Fire: Because the tools for fire starting are so tiny and light, the list is longer but it doesn't take up much space or weight total. I carry a tiny metal tin in my pocket. The tin contains the fire tools and it can be used to burn things in low-oxygen (ie: making charcloth). If I haven't replaced items, I am sometimes missing some of what follows, but the general contents are intended to be: ferro rod, weatherproof matches (matches are optional if you have all of the other things listed), charcloth, tiny pieces of charcoal, a small piece (1 inch by half-inch, short enough to fit) fat-wood, a small piece cut off a magnesium block, a knife blade removed from a small pocket knife, a short length of a metal-cutting hack-saw blade which was cut from a hack-saw using another hack-saw (this gets a great shower of sparks from the ferro rod), often a little folded up piece of aluminum foil, sometimes a tiny tinder nest if I have one that small prepared, and a little scrap of paper with all these contents written on it to help me remember what I'm missing when I restock it (which can also be burned if necessary). All of this fits inside the tiny tin which is less than a half-inch thick, is about an inch and a half long one way, and about 2 or 3 inches the other way, and it weighs much less than 1 pound. Not sure exactly - probably 2 or 3 ounces. It just goes in my pocket, so it is always easily available.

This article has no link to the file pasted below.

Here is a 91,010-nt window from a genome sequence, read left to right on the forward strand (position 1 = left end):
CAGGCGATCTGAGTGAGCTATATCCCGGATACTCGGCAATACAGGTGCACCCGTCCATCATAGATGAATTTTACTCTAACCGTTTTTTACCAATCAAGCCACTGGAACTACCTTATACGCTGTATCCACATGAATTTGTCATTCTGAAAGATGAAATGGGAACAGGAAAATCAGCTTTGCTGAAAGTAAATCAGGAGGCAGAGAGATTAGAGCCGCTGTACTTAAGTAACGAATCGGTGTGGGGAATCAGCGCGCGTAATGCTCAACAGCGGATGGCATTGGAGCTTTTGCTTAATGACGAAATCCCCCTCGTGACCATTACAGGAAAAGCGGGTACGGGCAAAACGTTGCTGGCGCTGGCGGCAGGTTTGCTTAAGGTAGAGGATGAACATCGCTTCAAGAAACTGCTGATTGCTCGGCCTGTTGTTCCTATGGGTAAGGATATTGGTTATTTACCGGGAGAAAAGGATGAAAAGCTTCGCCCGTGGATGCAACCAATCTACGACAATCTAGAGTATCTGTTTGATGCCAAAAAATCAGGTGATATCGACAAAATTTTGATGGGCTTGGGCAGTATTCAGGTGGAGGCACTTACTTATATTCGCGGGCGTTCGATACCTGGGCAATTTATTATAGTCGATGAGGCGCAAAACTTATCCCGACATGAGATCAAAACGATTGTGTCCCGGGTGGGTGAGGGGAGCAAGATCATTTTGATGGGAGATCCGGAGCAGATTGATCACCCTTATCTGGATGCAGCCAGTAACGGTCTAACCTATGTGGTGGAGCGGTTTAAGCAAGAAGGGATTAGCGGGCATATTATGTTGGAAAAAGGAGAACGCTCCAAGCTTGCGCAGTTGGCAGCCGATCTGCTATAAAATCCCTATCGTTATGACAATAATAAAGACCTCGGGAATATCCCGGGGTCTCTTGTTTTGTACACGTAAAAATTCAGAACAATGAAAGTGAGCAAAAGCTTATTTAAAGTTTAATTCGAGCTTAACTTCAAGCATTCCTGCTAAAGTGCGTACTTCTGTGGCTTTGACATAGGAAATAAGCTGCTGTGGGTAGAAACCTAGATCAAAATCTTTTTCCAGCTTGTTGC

The knife, water container, and fire tools I would say are the 3 most important tools.

Some kind of shelter is very important to bring. I said that the previous 3 things are the most important items because you can construct your own shelter from what's available, and that is fun to do, however your mobility is severely restricted if you do not bring anything for shelter, and your trip is less safe.